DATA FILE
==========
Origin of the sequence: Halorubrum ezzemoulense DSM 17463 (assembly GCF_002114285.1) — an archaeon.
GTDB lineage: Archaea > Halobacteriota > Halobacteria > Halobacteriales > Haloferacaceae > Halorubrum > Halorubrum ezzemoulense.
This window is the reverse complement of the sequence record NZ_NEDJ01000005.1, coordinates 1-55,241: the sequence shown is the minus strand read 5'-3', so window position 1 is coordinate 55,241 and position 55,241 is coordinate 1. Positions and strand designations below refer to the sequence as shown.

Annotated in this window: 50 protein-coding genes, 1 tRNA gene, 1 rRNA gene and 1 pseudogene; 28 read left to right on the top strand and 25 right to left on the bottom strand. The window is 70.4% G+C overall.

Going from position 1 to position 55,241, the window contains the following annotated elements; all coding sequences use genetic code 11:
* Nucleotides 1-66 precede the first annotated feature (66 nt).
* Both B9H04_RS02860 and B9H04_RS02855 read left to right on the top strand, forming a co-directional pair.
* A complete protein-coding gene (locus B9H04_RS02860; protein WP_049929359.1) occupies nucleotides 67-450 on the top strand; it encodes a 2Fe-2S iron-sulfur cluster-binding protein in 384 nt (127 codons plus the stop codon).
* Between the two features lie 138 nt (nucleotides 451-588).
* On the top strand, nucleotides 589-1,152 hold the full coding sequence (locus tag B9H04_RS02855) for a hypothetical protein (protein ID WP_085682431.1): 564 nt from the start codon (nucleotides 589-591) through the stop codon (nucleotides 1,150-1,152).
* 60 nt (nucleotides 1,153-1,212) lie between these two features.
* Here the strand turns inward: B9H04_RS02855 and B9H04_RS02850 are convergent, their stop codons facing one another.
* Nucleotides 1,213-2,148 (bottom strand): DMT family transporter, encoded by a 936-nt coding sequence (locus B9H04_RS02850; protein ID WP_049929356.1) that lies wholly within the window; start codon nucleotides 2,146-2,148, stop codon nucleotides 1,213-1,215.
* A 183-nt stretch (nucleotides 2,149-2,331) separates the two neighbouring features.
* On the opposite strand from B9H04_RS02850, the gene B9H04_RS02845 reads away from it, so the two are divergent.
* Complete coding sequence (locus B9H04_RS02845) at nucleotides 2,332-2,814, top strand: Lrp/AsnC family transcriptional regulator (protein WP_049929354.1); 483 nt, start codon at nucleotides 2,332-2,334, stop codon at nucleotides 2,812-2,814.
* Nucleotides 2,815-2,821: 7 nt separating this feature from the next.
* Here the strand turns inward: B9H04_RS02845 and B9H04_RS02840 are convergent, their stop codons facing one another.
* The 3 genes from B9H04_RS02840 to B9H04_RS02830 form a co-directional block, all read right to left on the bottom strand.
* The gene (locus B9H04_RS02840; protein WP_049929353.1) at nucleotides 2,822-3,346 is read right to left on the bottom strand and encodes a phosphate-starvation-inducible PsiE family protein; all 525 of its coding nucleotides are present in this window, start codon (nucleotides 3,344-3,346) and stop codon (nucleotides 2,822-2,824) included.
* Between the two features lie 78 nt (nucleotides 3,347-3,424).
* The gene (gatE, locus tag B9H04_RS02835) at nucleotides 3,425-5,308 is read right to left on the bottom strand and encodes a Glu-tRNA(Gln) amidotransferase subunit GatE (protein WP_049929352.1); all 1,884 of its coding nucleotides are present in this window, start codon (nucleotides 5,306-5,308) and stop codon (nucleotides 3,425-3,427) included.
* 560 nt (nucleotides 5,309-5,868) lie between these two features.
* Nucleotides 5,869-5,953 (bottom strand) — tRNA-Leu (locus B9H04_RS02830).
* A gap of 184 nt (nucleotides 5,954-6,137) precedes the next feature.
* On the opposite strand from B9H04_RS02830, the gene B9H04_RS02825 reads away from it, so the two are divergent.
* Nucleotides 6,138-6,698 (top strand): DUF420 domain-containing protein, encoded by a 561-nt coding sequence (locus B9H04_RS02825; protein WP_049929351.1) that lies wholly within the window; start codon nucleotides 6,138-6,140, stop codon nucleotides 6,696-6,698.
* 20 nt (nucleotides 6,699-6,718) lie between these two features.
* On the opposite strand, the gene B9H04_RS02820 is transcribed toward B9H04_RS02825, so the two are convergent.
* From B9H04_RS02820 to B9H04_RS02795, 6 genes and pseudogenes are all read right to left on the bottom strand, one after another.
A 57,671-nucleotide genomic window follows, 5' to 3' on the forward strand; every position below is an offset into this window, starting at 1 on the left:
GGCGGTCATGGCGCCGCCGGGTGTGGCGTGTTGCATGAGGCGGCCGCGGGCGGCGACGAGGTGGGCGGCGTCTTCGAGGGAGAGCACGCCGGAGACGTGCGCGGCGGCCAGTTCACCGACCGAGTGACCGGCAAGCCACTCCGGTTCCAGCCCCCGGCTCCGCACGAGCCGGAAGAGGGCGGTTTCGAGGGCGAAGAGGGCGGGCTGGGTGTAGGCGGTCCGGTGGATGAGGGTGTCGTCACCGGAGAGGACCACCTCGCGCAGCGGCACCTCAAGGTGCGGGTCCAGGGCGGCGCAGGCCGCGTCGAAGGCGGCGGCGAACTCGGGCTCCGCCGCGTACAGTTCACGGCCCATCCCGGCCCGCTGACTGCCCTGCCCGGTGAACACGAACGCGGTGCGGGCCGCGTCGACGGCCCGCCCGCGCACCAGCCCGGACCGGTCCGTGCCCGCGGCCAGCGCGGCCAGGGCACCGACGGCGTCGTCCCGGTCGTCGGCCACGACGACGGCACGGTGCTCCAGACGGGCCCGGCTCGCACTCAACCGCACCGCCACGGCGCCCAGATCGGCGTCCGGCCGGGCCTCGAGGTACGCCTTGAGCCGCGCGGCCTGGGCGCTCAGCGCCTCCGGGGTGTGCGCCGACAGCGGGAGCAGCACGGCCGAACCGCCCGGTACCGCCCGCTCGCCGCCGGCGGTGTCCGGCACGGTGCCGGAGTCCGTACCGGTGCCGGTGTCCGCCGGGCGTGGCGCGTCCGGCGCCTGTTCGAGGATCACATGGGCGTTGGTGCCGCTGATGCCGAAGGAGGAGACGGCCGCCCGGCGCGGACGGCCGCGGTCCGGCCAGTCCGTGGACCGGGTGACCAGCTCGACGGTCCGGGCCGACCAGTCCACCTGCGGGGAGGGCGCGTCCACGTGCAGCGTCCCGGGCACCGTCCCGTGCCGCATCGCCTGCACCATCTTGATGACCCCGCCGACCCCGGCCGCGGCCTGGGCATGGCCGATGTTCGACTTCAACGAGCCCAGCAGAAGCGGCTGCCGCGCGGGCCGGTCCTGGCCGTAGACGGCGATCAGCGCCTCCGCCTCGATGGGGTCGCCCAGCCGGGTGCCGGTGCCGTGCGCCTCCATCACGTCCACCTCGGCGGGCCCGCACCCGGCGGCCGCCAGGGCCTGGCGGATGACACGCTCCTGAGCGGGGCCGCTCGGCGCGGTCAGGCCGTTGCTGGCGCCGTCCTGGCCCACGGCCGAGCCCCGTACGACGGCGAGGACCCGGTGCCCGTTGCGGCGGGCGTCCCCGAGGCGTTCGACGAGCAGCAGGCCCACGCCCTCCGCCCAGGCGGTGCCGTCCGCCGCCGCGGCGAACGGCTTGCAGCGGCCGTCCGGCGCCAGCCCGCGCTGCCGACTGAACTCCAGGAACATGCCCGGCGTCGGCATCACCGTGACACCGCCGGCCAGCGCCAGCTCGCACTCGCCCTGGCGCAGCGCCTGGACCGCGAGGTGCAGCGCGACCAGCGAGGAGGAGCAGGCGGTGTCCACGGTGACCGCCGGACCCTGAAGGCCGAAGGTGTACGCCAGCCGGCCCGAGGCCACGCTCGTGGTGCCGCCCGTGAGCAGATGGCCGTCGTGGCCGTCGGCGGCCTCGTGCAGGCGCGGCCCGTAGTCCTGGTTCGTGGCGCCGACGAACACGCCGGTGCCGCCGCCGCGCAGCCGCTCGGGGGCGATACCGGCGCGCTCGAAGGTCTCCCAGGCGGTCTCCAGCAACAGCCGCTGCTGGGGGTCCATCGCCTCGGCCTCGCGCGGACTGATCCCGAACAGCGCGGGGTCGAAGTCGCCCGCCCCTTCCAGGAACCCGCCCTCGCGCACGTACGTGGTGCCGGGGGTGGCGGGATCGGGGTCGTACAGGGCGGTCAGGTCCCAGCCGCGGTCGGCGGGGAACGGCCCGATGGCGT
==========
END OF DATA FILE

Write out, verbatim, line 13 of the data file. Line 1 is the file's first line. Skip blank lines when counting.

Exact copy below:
* Nucleotides 1,213-2,148 (bottom strand): DMT family transporter, encoded by a 936-nt coding sequence (locus B9H04_RS02850; protein ID WP_049929356.1) that lies wholly within the window; start codon nucleotides 2,146-2,148, stop codon nucleotides 1,213-1,215.